TRICKY CRICKET is fun acoustic folk music. Scott Moore and Charlie Patton draw from a wealth of various influences (folk, classical, rock, and the like) to craft tunes and arrangements that explore the limits of what can be done with a fiddle, cello, guitar, and two voices. Sometimes intricate, often exhilarating, and always well-intentioned, Tricky Cricket is a sound unlike quite anything else. With an original score and live collaboration with the Louisville Ballet under their belt, and a debut album in the works, exciting times continue for this homespun yet riveting acoustic duo.

SCOTT MOORE was born and came of age in rural Kentucky. He began his career as a violinist and composer as a four-year-old in New York. He's been a soloist with a number of fine orchestras, played Mozart for the Archduke of Austria, and given an impromptu recital in Carnegie Hall for an audience of ghosts. He's been an organic farmer and a professional driver, learned fiddle tunes from old-timers in the hills of eastern Kentucky, drunk bourbon with rock stars on a steam-powered riverboat, and played music on four continents.

"Staggeringly versatile and gifted" (LEO Weekly), he has built a formidable reputation for "skillful and inventive fiddle playing" (Country Music People) and a "stand-out" (Wildy's World) approach to a variety of genres—both alone and in collaboration with peers including the 23 String Band, Rachel Grimes, Will Oldham (Bonnie “Prince” Billy), Houndmouth, Ben Sollee, Jim James (My Morning Jacket), Waxfang, Tyler Ramsey (Band of Horses), James Lindsey, Dawn Landes, Daniel Martin Moore, Teddy Abrams, Basia Bulat, Jenna Dean, Shannon Wright, Jason Sellards (Scissor Sisters), the Louisville Orchestra, the Louisville Ballet, and countless others.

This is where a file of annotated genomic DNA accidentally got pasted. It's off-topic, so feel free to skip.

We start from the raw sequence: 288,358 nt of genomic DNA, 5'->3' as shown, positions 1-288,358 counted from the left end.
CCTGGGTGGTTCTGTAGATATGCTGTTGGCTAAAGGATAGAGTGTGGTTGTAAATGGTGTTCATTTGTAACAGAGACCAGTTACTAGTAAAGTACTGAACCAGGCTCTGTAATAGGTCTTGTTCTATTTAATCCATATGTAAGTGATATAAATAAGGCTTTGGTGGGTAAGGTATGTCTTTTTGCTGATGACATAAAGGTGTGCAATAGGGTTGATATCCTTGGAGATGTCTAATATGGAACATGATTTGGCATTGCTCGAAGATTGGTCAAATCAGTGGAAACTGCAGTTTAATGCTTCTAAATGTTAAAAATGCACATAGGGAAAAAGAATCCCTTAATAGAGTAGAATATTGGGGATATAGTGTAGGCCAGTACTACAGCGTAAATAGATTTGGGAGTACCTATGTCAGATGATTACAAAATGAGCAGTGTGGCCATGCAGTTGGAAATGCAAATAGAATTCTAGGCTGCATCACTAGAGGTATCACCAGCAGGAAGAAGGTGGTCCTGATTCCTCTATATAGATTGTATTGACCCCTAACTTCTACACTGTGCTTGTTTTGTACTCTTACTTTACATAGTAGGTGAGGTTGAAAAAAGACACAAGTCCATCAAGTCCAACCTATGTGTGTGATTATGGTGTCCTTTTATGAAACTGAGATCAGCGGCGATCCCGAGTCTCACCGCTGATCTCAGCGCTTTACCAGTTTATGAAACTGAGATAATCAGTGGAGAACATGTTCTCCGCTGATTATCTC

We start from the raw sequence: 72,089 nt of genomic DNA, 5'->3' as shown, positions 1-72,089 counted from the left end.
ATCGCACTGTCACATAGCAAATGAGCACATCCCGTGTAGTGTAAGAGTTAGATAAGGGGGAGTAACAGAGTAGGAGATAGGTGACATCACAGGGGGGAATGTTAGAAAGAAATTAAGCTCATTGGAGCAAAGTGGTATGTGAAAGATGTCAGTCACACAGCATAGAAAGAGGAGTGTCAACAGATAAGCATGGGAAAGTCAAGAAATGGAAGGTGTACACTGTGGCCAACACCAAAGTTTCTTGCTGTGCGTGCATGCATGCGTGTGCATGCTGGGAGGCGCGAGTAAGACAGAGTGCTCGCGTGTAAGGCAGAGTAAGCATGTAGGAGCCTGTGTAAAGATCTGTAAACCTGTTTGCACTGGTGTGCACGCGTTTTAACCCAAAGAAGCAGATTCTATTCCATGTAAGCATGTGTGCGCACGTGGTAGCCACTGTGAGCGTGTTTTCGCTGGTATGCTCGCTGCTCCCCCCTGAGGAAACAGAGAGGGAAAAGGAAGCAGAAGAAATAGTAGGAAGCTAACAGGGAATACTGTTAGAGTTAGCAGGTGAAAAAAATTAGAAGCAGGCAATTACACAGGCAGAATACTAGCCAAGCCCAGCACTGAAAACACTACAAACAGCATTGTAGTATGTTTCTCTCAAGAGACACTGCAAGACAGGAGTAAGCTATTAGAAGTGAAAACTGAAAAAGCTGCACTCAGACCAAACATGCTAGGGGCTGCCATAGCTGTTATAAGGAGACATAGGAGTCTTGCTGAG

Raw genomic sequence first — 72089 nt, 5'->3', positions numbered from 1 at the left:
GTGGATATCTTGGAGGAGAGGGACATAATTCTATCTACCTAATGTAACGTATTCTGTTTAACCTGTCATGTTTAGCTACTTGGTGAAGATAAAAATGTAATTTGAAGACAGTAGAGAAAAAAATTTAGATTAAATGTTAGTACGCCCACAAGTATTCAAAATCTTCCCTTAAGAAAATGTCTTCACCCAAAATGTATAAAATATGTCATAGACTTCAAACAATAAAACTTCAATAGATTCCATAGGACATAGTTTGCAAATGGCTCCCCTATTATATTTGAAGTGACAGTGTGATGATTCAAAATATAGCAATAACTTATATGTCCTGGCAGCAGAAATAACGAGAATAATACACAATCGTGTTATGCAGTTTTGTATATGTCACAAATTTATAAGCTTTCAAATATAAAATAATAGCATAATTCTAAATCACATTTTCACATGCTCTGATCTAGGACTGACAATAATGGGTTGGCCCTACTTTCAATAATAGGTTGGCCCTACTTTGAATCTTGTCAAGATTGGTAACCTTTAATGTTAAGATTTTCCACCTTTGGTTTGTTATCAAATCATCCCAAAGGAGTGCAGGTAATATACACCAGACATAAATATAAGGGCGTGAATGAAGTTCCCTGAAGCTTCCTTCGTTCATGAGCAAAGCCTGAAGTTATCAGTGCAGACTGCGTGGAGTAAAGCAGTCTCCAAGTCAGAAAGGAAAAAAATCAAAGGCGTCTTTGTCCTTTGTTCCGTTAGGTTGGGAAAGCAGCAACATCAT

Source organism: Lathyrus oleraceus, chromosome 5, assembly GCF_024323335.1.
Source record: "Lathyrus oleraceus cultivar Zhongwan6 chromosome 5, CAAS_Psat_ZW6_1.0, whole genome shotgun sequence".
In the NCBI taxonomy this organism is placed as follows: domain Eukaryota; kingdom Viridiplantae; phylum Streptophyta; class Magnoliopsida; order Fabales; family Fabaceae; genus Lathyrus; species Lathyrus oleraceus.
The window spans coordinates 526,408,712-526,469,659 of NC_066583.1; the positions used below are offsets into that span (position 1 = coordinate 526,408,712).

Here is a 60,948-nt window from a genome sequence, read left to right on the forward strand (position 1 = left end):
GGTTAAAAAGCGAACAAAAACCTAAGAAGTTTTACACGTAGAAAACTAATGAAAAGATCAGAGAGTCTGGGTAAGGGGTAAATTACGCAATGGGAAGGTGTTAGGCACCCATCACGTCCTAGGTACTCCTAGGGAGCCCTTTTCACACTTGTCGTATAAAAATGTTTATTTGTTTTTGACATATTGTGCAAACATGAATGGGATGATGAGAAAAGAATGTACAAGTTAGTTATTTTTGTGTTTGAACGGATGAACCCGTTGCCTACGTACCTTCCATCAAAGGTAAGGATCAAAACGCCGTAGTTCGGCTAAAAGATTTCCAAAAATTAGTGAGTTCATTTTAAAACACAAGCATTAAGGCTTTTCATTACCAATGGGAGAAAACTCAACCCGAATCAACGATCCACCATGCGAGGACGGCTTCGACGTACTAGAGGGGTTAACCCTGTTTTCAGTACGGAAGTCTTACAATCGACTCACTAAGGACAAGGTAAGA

Recent seasons represent a new high-water mark, with ongoing solo appearances including co-writing and performing the Louisville Concerto with the Louisville Orchestra (2015); opening for the Kronos Quartet with Rachel Grimes at Knoxville’s Big Ears Festival (2015); a tour as concertmaster of the New York Gilbert and Sullivan Players (2015); composing, performing, and recording the original scores for William’s Folly (2016), Lady Lear (2017), and Tempest (2018) with the Louisville Ballet, Kentucky Shakespeare, and choreographer Roger Creel; playing all around with Teddy Abrams and Friends, including the Forecastle Festival in '16, '17, and '18; reuniting with the 23 String Band for a handful of exciting shows; and the upcoming release of his band’s debut full-length album. 

He makes his home in Louisville, home of Hunter S. Thompson, where he climbs trees, dabbles in yoga, and routinely breaks the speed limit—on his bicycle. When not practicing, writing, recording, cooking, or sleeping, you may find him playing basketball or tinkering with a 1968 Triumph Bonneville. He did not play guitar for Elvis, nor is he in the Rock and Roll Hall of Fame.

CHARLIE PATTON grew up in a musical family in the deep south. Though classical cello was his primary focus as a young musician, his love of folk music inspired him to explore a variety of instruments, including mandolin, guitar, bass, clarinet, and saxophone. While studying cello at the University of Louisville, he met a fellow student, Ben Sollee, whose innovative approach to the cello fueled his own desire to incorporate the cello into folk music. Since that time he has immersed himself in many different genres of music, using lessons learned from other instruments to inform his technique.

Charlie holds a Bachelor of Music in Cello Performance from the University of Louisville School of Music. He has appeared with the Mississippi Symphony Orchestra and Commonwealth Musicians, and has been a frequent contributor to the Sclater Chamber Music Series at Mississippi College. He has performed with Ben Sollee, Andrea Davidson, and Jane Rothfield, and was a featured artist at Great Big Yam Potatoes festival. He served as the Director of Children's Music for St. Matthews Episcopal Church in Louisville, and is currently performing with a number of ensembles in the metro area. He is not the father of the Delta blues, nor did he influence John Lee Hooker and Howlin' Wolf.